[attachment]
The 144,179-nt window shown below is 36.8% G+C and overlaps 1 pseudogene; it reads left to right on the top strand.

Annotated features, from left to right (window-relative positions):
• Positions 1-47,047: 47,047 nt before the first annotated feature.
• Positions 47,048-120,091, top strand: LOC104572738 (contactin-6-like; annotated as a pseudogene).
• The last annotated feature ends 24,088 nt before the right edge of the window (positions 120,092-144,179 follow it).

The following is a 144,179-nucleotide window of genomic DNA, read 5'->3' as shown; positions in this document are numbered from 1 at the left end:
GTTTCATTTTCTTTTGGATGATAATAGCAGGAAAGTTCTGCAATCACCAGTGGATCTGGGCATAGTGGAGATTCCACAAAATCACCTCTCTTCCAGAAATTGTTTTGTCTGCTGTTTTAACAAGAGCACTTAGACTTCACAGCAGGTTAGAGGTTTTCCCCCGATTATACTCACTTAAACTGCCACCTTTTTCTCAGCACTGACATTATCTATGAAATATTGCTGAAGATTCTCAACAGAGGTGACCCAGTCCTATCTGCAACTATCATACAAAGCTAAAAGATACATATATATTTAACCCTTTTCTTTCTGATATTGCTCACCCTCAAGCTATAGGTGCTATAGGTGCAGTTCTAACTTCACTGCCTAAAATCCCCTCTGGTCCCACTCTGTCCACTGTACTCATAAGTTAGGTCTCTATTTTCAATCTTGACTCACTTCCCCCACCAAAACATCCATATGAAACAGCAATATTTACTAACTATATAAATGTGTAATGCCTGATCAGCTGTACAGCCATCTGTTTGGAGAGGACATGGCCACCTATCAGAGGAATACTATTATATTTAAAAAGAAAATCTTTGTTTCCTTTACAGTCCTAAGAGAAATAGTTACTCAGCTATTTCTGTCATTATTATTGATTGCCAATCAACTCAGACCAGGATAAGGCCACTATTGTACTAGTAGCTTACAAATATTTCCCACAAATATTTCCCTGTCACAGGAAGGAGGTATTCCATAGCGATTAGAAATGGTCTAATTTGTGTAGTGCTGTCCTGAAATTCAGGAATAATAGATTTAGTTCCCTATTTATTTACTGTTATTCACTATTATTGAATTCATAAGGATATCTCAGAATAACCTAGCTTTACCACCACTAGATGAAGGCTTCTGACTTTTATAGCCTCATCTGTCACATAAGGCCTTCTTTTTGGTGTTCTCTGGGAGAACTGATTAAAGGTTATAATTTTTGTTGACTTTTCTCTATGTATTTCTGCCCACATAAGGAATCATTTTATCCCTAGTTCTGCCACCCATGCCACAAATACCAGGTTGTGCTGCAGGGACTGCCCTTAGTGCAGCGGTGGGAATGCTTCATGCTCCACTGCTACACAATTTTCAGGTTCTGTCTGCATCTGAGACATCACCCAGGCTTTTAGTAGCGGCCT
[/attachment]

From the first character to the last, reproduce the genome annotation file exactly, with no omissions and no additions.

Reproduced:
The 144,179-nt window shown below is 36.8% G+C and overlaps 1 pseudogene; it reads left to right on the top strand.

Annotated features, from left to right (window-relative positions):
• Positions 1-47,047: 47,047 nt before the first annotated feature.
• Positions 47,048-120,091, top strand: LOC104572738 (contactin-6-like; annotated as a pseudogene).
• The last annotated feature ends 24,088 nt before the right edge of the window (positions 120,092-144,179 follow it).

The following is a 144,179-nucleotide window of genomic DNA, read 5'->3' as shown; positions in this document are numbered from 1 at the left end:
GTTTCATTTTCTTTTGGATGATAATAGCAGGAAAGTTCTGCAATCACCAGTGGATCTGGGCATAGTGGAGATTCCACAAAATCACCTCTCTTCCAGAAATTGTTTTGTCTGCTGTTTTAACAAGAGCACTTAGACTTCACAGCAGGTTAGAGGTTTTCCCCCGATTATACTCACTTAAACTGCCACCTTTTTCTCAGCACTGACATTATCTATGAAATATTGCTGAAGATTCTCAACAGAGGTGACCCAGTCCTATCTGCAACTATCATACAAAGCTAAAAGATACATATATATTTAACCCTTTTCTTTCTGATATTGCTCACCCTCAAGCTATAGGTGCTATAGGTGCAGTTCTAACTTCACTGCCTAAAATCCCCTCTGGTCCCACTCTGTCCACTGTACTCATAAGTTAGGTCTCTATTTTCAATCTTGACTCACTTCCCCCACCAAAACATCCATATGAAACAGCAATATTTACTAACTATATAAATGTGTAATGCCTGATCAGCTGTACAGCCATCTGTTTGGAGAGGACATGGCCACCTATCAGAGGAATACTATTATATTTAAAAAGAAAATCTTTGTTTCCTTTACAGTCCTAAGAGAAATAGTTACTCAGCTATTTCTGTCATTATTATTGATTGCCAATCAACTCAGACCAGGATAAGGCCACTATTGTACTAGTAGCTTACAAATATTTCCCACAAATATTTCCCTGTCACAGGAAGGAGGTATTCCATAGCGATTAGAAATGGTCTAATTTGTGTAGTGCTGTCCTGAAATTCAGGAATAATAGATTTAGTTCCCTATTTATTTACTGTTATTCACTATTATTGAATTCATAAGGATATCTCAGAATAACCTAGCTTTACCACCACTAGATGAAGGCTTCTGACTTTTATAGCCTCATCTGTCACATAAGGCCTTCTTTTTGGTGTTCTCTGGGAGAACTGATTAAAGGTTATAATTTTTGTTGACTTTTCTCTATGTATTTCTGCCCACATAAGGAATCATTTTATCCCTAGTTCTGCCACCCATGCCACAAATACCAGGTTGTGCTGCAGGGACTGCCCTTAGTGCAGCGGTGGGAATGCTTCATGCTCCACTGCTACACAATTTTCAGGTTCTGTCTGCATCTGAGACATCACCCAGGCTTTTAGTAGCGGCCT